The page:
At an Albany attorney general debate earlier today, Nassau district attorney Kathleen Rice accused chief rival Eric Schneiderman–who was a debate no-show–of failing to pass a bill out of committee that would have made it a felony to lure children over the Internet. Said Rice:
I have been very supportive of a law that would allow DAs like me to charge sexual predators who try to lure our children over the Internet. We have no luring statute here in the State of New York. And I’m sure my other colleagues are upset that Senator Schneiderman is not here but I particularly wish that he was here to answer this question: the luring bill is pending right now in the Codes Committee in the Senate, and that’s a committee that Senator Schneiderman is in charge of. It has languished there for a year. And my question to Senator Schneiderman would be, ‘Do you even know that,’ ‘Why is it languishing there for a year,’ and ‘Will you work together with me to pass a luring statute so that we can protect our children from the worst of the worst child sexual predators?’”
The bill Rice is referring to would make it a felony to entice a child on the Internet, classifying it as a C felony. According to her campaign, there is a hole in state law which doesn’t recognize Internet luring and forces prosecutors to use lesser statutes that carry small amounts of jail time.
Asked to respond, the Schneiderman campaign hit back furiously, accusing Rice of not knowing the law, and saying that the bill that she supports actually would actually make it harder for prosecutors to convict sexual predators.
Said Schneiderman campaign manager Emily Arsenault in a statement:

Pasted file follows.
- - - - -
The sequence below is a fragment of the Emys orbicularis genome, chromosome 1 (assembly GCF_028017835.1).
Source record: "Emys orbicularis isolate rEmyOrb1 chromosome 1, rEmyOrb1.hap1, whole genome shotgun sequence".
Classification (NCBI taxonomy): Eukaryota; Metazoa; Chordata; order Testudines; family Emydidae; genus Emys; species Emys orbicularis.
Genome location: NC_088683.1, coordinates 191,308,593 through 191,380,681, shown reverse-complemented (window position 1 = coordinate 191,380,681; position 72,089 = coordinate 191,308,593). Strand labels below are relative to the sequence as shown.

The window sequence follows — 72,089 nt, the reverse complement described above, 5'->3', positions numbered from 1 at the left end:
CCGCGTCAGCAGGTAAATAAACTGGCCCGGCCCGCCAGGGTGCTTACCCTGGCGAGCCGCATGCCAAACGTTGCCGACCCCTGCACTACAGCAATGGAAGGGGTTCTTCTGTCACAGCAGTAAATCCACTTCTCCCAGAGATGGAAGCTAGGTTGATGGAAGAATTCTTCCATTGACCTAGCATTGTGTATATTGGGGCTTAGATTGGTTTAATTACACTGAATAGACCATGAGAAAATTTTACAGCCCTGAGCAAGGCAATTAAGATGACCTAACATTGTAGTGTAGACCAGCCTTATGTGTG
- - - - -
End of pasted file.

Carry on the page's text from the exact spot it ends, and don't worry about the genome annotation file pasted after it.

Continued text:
“With all due respect, now we know why multiple editorial pages have said in recent days that Ms. Rice lacks a grasp of the issues facing this office. While Ms. Rice called for making internet luring a felony in her commercial, it already is one. And while she attacked Eric Schneiderman for not supporting making internet luring a felony, it turns out he voted for a luring bill that was enacted in 2008, while Ms. Rice’s preferred measure would actually require more proof than currently required to convict. If Ms. Rice wants to actually make it harder to convict internet predators, that’s her right, but she should make sure she has the facts straight.”
One gets the feeling this is not the last we have heard of this matter. A few items of note here. One is that Rice appears to be going for a trifecta against Schneiderman with this hit, that he is a) a creature of dysfunctional Albany (can’t even get a darn bill on sexual predators passed?) b) soft on crime, and c) ducking the hard questions, since he is absent from the debate. As for Schneiderman, note that the statement is attributed to campaign manager Emily Arsenault. Schneiderman’s words are harsh, basically accusing Rice of being a lightweight, so it is better to have them come from a woman.
Rice video below:
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